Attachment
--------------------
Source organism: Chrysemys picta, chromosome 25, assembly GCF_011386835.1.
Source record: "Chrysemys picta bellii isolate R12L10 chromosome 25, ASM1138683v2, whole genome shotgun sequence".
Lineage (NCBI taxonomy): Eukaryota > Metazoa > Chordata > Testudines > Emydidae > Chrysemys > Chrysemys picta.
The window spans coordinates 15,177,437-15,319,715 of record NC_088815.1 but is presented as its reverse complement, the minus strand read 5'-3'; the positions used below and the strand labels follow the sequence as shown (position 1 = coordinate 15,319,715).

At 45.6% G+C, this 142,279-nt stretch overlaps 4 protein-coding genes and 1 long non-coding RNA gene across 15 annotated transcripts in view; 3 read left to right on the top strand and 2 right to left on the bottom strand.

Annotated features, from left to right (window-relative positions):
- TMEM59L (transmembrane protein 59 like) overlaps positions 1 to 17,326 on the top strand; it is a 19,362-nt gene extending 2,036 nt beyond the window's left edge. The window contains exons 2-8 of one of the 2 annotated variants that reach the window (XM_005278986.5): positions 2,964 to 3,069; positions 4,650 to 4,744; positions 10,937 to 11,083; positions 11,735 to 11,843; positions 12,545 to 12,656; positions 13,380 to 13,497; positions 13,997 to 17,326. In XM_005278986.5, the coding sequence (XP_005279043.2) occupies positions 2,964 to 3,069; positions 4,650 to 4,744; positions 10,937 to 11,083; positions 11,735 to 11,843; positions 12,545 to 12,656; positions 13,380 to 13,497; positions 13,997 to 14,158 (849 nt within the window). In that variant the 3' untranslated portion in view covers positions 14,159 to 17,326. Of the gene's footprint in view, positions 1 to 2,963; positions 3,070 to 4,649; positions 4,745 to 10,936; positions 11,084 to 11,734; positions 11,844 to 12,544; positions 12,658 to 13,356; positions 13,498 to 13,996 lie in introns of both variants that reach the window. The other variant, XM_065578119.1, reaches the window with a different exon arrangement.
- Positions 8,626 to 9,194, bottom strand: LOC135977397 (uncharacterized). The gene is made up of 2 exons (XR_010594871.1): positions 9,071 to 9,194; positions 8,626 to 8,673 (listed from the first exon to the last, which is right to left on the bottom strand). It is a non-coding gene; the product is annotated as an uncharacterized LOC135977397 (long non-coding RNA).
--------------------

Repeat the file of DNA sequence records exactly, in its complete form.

Source organism: Chrysemys picta, chromosome 25, assembly GCF_011386835.1.
Source record: "Chrysemys picta bellii isolate R12L10 chromosome 25, ASM1138683v2, whole genome shotgun sequence".
Lineage (NCBI taxonomy): Eukaryota > Metazoa > Chordata > Testudines > Emydidae > Chrysemys > Chrysemys picta.
The window spans coordinates 15,177,437-15,319,715 of record NC_088815.1 but is presented as its reverse complement, the minus strand read 5'-3'; the positions used below and the strand labels follow the sequence as shown (position 1 = coordinate 15,319,715).

At 45.6% G+C, this 142,279-nt stretch overlaps 4 protein-coding genes and 1 long non-coding RNA gene across 15 annotated transcripts in view; 3 read left to right on the top strand and 2 right to left on the bottom strand.

Annotated features, from left to right (window-relative positions):
- TMEM59L (transmembrane protein 59 like) overlaps positions 1 to 17,326 on the top strand; it is a 19,362-nt gene extending 2,036 nt beyond the window's left edge. The window contains exons 2-8 of one of the 2 annotated variants that reach the window (XM_005278986.5): positions 2,964 to 3,069; positions 4,650 to 4,744; positions 10,937 to 11,083; positions 11,735 to 11,843; positions 12,545 to 12,656; positions 13,380 to 13,497; positions 13,997 to 17,326. In XM_005278986.5, the coding sequence (XP_005279043.2) occupies positions 2,964 to 3,069; positions 4,650 to 4,744; positions 10,937 to 11,083; positions 11,735 to 11,843; positions 12,545 to 12,656; positions 13,380 to 13,497; positions 13,997 to 14,158 (849 nt within the window). In that variant the 3' untranslated portion in view covers positions 14,159 to 17,326. Of the gene's footprint in view, positions 1 to 2,963; positions 3,070 to 4,649; positions 4,745 to 10,936; positions 11,084 to 11,734; positions 11,844 to 12,544; positions 12,658 to 13,356; positions 13,498 to 13,996 lie in introns of both variants that reach the window. The other variant, XM_065578119.1, reaches the window with a different exon arrangement.
- Positions 8,626 to 9,194, bottom strand: LOC135977397 (uncharacterized). The gene is made up of 2 exons (XR_010594871.1): positions 9,071 to 9,194; positions 8,626 to 8,673 (listed from the first exon to the last, which is right to left on the bottom strand). It is a non-coding gene; the product is annotated as an uncharacterized LOC135977397 (long non-coding RNA).